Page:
If the headline could handle it, or if I was writing a Dickens-era novel, I would call this one, “In which your obedient ink-stained wretch free associates from endorsements to gender to race to the mystery of caucuses to the latest handicapping of the Minn. Sen. Race, in a touching, desperate effort to give you some facts and ideas about the presidential race that you haven’t already heard.”
But even a twisting ramble needs a starting point, so:
How much do endorsements matter?
I’m talking here not about the Minnesota-style official party endorsement, but the personal endorsements of presidential candidates by elected officials? At the moment, I’m thinking: Not so much.
Sen. Barack Obama this morning announced that he has received the endorsement of Gov. Christine Gregoire of Washington (state, of course). This might seem significant, especially since Washington Dems are caucusing Saturday.
Governors’ endorsements are sometimes said to be particularly important, in the belief that they have statewide organizations in place. I would note that two of Sen. Hillary Clinton’s most important wins on Super Tuesday were in states, Arizona and Massachusetts, in which Obama had the endorsement of the governors (Janet Napolitano in Arizona and Deval Patrick in Massachusetts.) Clinton won Arizona by a solid 51-42 percent and clobberized him in Mass. by 57-41. (And of course, Obama also had the backing of Mass. demi-god Ted Kennedy. Is it possible we made too much of that endorsement?
Oh yeah. Gov. Pawlenty wasn’t able to do much for his guy, John McCain, in Minnesota either. But you heard about that.
By the way, if your suspicious mind, like mine, was drawn to the gender of two of those Obama endorsers, Napolitano and Gregoire, yes, I checked. Three of the five woman Dem governors have endorsed Obama. (The third was Kathleen Sebelius of Kansas. And Obama did win Kansas by a wide margin, despite being endorsed by the governor.) So Clinton, whose success to date has relied heavily on the gender gap, lost the mini-primary among women governors.
The other two female Dem Guvs, Ruth Ann Minner of Delaware and Jennifer Granholm of Michigan, did endorse Clinton (Minner did so only after Joe Biden, also of Delaware, dropped out). Sure enough, Obama cleaned Clinton’s clock in Delaware, 53-42 percent. Clinton did win INFINITELY BIG in Michigan, but the value of the Granholm endorsement may have been outweighed by the fact that Cliinton was the only candidate on the ballot.
Circling back to Washington (state, of course), which as I said, is tomorrow, Obama is heavily favored to win there and already was before Gov. Gregoire weighed in. That is mostly because Washington (state) is a caucus state.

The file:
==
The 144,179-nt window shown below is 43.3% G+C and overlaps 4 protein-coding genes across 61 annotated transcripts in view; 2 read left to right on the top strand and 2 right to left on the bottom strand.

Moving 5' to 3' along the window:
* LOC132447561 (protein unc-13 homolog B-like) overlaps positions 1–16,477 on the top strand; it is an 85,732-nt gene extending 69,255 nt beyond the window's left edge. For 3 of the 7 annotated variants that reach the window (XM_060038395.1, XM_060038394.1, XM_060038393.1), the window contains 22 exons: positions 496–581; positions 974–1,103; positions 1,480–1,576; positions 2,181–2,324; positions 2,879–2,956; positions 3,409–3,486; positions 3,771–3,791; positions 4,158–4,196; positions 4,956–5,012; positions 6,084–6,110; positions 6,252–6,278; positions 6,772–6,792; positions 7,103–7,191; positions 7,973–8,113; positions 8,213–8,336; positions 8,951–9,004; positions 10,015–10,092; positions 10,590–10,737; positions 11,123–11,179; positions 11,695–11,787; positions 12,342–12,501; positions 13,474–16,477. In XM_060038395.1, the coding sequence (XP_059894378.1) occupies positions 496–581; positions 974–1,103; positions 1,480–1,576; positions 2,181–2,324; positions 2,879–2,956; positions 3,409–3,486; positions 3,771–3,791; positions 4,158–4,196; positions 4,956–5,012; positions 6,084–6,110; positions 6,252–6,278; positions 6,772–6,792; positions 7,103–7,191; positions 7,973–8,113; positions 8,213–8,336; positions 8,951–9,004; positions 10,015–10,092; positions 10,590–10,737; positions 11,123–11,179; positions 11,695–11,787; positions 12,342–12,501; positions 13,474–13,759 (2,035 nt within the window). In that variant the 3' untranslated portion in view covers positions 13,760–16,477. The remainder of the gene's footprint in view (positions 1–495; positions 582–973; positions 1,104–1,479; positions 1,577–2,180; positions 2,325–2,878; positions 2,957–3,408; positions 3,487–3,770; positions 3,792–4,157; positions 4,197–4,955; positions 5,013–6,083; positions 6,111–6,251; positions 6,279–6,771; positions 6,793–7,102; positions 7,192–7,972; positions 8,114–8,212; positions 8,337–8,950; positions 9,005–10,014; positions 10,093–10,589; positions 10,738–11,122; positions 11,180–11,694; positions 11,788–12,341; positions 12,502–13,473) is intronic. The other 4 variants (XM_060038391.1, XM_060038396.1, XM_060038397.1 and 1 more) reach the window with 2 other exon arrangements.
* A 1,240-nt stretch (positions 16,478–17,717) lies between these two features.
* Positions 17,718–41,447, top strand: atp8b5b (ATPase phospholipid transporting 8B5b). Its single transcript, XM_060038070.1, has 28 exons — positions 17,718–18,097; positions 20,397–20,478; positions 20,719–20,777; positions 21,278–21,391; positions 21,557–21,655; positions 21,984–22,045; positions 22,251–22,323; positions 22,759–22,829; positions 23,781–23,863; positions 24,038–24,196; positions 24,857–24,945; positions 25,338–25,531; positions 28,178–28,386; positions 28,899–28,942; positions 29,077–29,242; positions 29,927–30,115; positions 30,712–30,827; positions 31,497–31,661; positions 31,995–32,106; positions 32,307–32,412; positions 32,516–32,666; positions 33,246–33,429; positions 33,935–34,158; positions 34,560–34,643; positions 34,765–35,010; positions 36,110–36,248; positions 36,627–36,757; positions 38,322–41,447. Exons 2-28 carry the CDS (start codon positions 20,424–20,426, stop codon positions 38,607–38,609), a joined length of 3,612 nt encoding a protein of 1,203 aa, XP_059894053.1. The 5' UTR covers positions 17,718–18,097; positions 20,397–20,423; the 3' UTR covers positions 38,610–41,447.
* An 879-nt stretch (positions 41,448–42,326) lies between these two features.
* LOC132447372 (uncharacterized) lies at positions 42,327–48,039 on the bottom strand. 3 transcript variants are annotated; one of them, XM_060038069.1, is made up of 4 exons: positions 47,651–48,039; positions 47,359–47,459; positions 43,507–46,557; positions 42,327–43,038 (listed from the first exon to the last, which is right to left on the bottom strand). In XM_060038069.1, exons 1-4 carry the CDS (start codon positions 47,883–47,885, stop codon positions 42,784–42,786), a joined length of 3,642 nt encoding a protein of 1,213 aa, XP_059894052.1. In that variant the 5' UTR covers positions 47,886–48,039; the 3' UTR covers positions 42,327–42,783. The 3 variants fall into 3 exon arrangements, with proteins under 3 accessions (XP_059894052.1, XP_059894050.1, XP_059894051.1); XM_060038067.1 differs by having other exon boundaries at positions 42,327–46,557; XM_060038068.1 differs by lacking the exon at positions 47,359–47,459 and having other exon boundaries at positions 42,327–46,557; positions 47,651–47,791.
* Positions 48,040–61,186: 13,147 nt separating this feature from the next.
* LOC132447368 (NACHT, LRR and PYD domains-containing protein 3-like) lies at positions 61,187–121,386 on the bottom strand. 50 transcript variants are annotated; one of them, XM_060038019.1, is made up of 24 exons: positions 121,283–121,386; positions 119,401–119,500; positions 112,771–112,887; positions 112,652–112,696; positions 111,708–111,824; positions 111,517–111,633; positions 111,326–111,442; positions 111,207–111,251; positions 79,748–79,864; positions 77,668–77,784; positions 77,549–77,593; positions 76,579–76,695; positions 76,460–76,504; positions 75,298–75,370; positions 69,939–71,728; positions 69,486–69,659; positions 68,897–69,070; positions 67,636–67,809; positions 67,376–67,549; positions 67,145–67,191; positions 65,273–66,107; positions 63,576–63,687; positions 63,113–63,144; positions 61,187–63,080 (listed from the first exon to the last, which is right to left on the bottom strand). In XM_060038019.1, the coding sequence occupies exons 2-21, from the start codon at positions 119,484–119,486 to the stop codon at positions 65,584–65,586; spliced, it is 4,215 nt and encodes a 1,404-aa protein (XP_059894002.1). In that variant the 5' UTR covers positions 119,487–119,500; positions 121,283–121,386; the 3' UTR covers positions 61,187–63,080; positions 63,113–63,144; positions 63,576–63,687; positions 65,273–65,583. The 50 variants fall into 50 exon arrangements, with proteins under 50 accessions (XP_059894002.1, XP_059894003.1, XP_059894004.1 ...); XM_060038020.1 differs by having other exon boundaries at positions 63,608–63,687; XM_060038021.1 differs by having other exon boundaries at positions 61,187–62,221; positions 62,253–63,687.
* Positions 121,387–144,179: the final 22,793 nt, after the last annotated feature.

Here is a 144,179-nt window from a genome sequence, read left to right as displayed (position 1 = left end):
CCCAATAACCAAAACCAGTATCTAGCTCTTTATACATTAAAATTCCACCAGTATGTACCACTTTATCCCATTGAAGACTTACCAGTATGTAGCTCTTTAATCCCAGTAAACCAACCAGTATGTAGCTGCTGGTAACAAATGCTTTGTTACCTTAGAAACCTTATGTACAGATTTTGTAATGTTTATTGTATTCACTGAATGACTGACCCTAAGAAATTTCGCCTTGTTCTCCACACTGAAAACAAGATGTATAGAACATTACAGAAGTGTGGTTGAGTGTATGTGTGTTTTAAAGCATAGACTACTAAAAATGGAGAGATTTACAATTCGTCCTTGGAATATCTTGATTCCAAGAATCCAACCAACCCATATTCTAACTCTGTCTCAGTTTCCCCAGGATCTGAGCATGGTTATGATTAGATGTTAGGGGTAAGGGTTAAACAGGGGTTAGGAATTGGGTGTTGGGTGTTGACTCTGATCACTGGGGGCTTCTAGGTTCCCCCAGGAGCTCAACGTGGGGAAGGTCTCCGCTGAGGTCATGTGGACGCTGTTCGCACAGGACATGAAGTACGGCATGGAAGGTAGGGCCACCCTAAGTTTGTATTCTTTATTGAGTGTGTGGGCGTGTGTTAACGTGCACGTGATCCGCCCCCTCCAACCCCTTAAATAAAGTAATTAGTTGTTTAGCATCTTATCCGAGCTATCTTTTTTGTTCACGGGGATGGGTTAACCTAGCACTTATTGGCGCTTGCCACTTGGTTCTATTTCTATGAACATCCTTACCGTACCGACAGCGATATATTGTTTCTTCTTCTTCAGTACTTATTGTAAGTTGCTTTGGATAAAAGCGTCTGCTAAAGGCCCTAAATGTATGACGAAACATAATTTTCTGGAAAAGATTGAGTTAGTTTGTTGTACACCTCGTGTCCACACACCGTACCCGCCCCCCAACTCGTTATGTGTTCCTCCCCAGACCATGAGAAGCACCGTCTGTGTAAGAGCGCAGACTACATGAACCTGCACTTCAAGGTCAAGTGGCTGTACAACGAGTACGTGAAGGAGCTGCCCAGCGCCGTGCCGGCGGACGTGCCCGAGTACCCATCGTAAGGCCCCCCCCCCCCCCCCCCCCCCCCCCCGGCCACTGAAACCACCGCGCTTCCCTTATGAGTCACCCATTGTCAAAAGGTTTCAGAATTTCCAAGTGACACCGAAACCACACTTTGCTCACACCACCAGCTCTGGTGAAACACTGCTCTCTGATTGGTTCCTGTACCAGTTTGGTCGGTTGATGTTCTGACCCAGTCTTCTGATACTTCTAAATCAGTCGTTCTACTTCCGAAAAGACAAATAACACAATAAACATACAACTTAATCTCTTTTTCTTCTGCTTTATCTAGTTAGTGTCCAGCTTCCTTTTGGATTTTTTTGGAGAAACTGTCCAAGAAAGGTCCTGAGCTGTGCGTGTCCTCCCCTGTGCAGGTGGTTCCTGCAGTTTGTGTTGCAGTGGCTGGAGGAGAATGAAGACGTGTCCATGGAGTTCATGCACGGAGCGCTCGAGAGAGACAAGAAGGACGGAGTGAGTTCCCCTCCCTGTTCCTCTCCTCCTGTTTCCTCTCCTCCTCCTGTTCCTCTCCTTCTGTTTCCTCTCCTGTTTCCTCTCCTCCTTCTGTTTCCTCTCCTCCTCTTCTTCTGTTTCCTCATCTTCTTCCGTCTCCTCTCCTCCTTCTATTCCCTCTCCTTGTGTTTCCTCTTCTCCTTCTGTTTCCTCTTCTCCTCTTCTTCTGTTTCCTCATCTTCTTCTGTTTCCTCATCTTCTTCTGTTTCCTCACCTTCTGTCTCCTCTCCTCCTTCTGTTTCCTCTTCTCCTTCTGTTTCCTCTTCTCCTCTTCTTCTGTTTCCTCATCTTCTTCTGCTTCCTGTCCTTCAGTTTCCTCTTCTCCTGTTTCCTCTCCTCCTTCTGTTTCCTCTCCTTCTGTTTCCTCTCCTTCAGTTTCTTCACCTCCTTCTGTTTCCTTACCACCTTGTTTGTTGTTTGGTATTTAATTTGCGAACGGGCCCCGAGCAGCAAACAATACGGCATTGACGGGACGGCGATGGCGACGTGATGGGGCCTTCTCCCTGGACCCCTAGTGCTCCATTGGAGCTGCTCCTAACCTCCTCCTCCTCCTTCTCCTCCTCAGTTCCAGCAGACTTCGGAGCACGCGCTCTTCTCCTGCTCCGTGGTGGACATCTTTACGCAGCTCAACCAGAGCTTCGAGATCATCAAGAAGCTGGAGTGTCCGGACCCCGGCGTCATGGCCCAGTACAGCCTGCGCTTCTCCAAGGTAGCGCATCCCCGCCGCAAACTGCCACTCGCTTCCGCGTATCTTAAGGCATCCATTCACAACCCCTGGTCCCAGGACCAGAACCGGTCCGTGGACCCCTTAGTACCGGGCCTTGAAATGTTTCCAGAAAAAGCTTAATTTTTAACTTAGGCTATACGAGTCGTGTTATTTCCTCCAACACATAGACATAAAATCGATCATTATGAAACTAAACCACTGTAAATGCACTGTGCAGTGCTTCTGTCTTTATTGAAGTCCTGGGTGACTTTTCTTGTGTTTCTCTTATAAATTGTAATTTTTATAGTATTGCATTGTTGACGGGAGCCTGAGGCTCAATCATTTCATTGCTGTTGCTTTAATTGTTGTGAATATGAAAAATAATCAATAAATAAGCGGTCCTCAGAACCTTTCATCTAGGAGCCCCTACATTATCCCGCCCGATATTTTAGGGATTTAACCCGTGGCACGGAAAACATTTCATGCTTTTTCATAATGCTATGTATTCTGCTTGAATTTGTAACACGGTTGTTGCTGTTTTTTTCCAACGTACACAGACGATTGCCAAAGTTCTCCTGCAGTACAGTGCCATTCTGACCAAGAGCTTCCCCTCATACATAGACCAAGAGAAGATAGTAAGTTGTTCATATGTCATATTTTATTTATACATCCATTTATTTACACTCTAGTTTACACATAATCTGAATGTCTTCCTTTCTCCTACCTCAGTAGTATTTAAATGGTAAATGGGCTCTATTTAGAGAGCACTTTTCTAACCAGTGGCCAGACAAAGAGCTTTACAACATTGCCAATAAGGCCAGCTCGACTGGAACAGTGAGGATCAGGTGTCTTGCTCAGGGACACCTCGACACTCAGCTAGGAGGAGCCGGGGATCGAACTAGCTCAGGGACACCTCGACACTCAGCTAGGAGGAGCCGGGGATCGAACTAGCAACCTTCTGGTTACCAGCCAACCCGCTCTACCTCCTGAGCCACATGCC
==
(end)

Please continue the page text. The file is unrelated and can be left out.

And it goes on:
Obama has won seven caucuses this year, starting with Iowa, and including Minnesota on Tuesday. He has won them all big, several by 40- and 50-percentage-point margins. (Seriously, Idaho: 81-17; Alaska: 72-27; Kansas: 74-26; Minn.: 67-32; only Iowa was under 10 percentage points and it was 38-29). Clinton has won only one caucus state, Nevada, by only 51-45, and Obama ended up getting more delegates. The New Mexico caucus from Tuesday is very close and, unbelievably, they are still counting (and it’s looking like Clinton by a nose).
But Clinton has dominated in primary states, especially big ones (does the name California ring a bell?). Obama has lost most primaries, other than in some state (South Carolina, Georgia, Alabama) with large black populations.
What is this about? My buddy Tom Hamburger of the Los Angeles Times, who has been studying the Obama successes hard, believes it is superior organization, which reputedly helps more in caucus states. The excellent Des Moines Register political reporter Thomas Beaumont writes that Team Obama figured out some things about how win caucuses in Iowa and has built his organization in all subsequent caucus states around veterans of the Iowa success.
Greg Mitchell, writing in Editor and Publisher of all places, wonders whether there is a race-based factor at work here and uses the caucus-non-caucus breakdown to re-raise the question of a so-called “Bradley effect.”
And in other political news…
Chris Cillizza, whose “The Fix” column runs on washingtonpost.com, is one of the best at watching and ranking the Senate and House races. He periodically runs “The Line” in which he lists the 10 Senate seats most likely to change party hands. In today’s update, Cillizza has moved Minnesota’s Senate seat (currently held by Republican Norm Coleman) from the sixth to the fifth most likely.
Cillizza doesn’t mention the electability issues that bother many DFLers about Al Franken. He mentions Mike Ciresi only in passing and Jack Nelson-Pallmeyer not at all. He respects Coleman’s savvy, but mostly seems impressed with Franken the fund-raiser. Here’s his testimony:
“Many months ago, we wrote a piece about whether the candidacy of comedian/entertainer Al Franken is a nightmare or a dream for Senate Democrats. At the moment, it appears it is the latter. He continues to raise huge amounts of money — nearly $2 million over the final three months of 2007 — and draws rave reviews for the grassroots operation he is building. And, in a recent independent poll Franken had a solid edge over attorney, and 2000 Senate candidate, Mike Ciresi (D) and even carried a narrow margin over Sen. Norm Coleman (R). Coleman is one of the savviest incumbents in the Senate and won’t go easily or quietly. But, Franken is off to a very strong start.”
On a more national note, nine of the 10 seats that Cillizza rates as most likely to change hands are currently held by Republicans.